First off, I want to congratulate all of these high school kids who followed their dreams and reached their goal of playing collegiate football. February 4th was National Signing Day. These kids are evaluated and given a certain score. The premier athletes are considered 'Five Star', below them are the 'Four Star' recruits and so on. As I sit back and watched the Super Bowl, it amazes me that none of the starters for either team were considered 'Five Star' recruits out of high school. And that got me thinking...
I believe in pursuing goals with the end in mind. It is a long-term approach that supports success. When I read that Russell WIlson was only considered a 'Two Star' recruit out of high school, it tells me that his end goal was not playing collegiate football. He stepped on the field at North Carolina State and started as a Freshmen. Thats right, a 'Two Star' recruit was a four year starter in college. He aspired to be more than just a successful college player. His end goal was to not only make it to the NFL, but exceed as a starting quarterback for a team that drafted him to be a backup (Remember the Matt Flynn era in Seattle? Neither do I and it is because of Russell Wilson). He was told for a long time that he wouldn't be good enough. He is too short, too small, and all that other BS. To some, this might be viewed as a disadvantage. But for some, being considered "David" is what actually turns them into a "Goliath"!
So how do you teach hard work to an athlete who never had to work hard a day in their life? After all these years of coaching, this is one question I have not been able to answer. This dilemma is where some of these superbly talented "cant-miss" recruits slip up. They don't know how to grind. They don't know how to respond when challenged. They don't know how to deal with adversity. For guys like Russell Wilson, what is learned out of necessity is inevitably more powerful than the learning that comes easily. Being a quarterback on the shorter side, he had to re-define how to play the position. He has a skill set that no other current NFL quarterback has. This is why he is thriving.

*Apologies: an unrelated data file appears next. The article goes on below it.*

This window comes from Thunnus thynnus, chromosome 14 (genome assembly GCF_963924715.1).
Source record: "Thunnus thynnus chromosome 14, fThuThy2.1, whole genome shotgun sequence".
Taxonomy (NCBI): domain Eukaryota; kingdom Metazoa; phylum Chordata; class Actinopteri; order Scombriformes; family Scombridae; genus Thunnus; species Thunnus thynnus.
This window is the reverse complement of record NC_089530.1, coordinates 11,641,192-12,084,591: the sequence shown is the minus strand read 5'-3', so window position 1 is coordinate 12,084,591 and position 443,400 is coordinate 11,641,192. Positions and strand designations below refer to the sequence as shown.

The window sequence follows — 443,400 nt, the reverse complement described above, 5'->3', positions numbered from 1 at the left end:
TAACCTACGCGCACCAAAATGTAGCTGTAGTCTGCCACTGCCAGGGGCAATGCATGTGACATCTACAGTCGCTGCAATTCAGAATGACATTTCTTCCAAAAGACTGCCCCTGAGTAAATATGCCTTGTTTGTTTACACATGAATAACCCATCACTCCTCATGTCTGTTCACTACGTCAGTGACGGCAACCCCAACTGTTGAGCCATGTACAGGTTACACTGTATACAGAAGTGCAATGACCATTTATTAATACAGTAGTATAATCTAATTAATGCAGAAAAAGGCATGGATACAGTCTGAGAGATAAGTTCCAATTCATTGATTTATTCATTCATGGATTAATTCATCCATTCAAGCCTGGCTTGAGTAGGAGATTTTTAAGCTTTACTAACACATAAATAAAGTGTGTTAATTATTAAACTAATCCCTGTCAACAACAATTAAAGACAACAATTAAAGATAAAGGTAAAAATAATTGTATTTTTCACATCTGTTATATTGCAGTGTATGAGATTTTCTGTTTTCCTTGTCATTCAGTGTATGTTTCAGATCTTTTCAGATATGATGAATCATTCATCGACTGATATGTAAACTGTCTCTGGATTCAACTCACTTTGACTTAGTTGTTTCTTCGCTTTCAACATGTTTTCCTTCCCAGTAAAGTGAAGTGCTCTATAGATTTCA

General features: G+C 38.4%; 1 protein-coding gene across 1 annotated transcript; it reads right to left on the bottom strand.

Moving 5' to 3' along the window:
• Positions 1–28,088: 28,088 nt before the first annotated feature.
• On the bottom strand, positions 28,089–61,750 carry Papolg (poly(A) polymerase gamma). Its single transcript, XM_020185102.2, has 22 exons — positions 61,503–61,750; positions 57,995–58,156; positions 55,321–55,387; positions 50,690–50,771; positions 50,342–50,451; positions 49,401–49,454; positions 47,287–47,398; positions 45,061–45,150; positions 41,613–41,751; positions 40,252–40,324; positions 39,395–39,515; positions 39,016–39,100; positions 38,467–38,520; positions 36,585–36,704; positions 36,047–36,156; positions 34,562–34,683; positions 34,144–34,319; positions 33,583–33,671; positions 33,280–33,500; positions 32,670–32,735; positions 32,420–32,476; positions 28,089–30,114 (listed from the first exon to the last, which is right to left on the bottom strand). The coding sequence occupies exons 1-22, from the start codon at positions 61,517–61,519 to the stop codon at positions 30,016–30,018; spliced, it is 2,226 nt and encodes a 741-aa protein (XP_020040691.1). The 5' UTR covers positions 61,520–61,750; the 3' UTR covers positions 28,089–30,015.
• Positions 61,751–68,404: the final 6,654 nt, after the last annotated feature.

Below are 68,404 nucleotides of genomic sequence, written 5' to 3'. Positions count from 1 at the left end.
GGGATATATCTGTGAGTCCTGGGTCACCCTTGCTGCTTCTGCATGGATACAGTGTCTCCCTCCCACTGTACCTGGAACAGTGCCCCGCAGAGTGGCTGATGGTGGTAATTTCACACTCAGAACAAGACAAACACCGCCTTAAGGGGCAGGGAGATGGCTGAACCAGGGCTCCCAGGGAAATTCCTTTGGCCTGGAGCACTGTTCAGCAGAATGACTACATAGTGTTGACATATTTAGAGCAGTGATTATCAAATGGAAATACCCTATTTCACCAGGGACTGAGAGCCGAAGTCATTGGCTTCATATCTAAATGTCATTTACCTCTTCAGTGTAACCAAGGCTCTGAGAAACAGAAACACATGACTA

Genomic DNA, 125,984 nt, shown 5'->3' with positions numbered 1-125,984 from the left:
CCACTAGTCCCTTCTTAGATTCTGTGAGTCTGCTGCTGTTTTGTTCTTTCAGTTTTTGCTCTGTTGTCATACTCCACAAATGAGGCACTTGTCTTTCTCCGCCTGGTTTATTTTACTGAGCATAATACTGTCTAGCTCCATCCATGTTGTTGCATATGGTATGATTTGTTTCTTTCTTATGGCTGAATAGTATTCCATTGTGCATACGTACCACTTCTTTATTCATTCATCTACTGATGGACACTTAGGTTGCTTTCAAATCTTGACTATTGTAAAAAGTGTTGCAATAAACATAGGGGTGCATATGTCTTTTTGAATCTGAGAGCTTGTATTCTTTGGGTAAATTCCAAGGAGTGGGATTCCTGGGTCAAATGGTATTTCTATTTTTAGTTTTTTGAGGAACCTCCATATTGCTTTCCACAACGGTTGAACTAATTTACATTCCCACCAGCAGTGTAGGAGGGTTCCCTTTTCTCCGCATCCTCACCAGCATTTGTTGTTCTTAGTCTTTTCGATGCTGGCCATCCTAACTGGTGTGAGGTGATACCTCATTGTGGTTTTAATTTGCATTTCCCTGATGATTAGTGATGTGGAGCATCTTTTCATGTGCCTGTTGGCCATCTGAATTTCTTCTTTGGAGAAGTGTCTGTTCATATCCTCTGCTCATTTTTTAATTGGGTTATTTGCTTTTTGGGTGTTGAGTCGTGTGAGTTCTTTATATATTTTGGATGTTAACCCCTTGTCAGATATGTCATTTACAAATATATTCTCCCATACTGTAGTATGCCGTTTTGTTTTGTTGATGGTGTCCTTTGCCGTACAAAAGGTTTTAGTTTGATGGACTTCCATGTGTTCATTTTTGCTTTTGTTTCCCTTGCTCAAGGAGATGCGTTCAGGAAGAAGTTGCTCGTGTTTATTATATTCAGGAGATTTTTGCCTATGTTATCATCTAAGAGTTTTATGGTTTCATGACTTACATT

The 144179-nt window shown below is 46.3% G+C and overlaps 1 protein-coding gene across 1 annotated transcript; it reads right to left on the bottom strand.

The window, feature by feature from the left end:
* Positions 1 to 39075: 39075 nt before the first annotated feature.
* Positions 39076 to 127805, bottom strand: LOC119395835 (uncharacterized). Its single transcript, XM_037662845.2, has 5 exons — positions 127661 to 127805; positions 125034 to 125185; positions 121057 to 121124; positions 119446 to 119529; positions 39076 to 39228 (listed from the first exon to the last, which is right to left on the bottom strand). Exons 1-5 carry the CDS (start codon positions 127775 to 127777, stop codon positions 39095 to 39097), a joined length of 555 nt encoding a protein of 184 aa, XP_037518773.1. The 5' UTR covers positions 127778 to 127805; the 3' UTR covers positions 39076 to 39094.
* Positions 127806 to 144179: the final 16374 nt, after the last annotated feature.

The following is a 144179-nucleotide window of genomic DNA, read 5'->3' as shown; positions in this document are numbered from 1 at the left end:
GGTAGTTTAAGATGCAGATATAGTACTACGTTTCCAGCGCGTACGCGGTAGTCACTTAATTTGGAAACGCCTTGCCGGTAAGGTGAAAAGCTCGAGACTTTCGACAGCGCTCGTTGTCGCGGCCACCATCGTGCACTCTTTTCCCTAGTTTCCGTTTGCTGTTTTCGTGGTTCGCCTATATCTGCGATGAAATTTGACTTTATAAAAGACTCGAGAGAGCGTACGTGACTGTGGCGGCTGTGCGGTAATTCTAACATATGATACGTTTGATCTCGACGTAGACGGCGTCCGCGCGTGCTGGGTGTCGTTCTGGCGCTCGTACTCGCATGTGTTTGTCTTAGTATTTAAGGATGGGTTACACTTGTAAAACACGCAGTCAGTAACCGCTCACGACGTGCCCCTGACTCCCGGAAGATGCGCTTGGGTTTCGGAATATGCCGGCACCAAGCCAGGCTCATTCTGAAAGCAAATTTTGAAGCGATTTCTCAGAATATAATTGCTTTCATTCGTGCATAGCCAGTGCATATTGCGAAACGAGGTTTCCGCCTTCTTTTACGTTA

"David", I mean Russell, has nothing to lose, and because he has nothing to lose, he has the freedom to thumb his nose at the rules set by others. He plays the way he wants to play and what works for him. Every team passed on him in the draft at least two times, Seahawks included. Being "David" in a world of so-called "Giants" enabled him to develop a skill set and work ethic unmatched by others.
Chris is a Certified Strength & Conditioning Specialist and member of the National Strength & Conditioning Association. He has recently served as a high school football and wrestling coach. Chris loves swinging kettlebells around, watching football and reading books!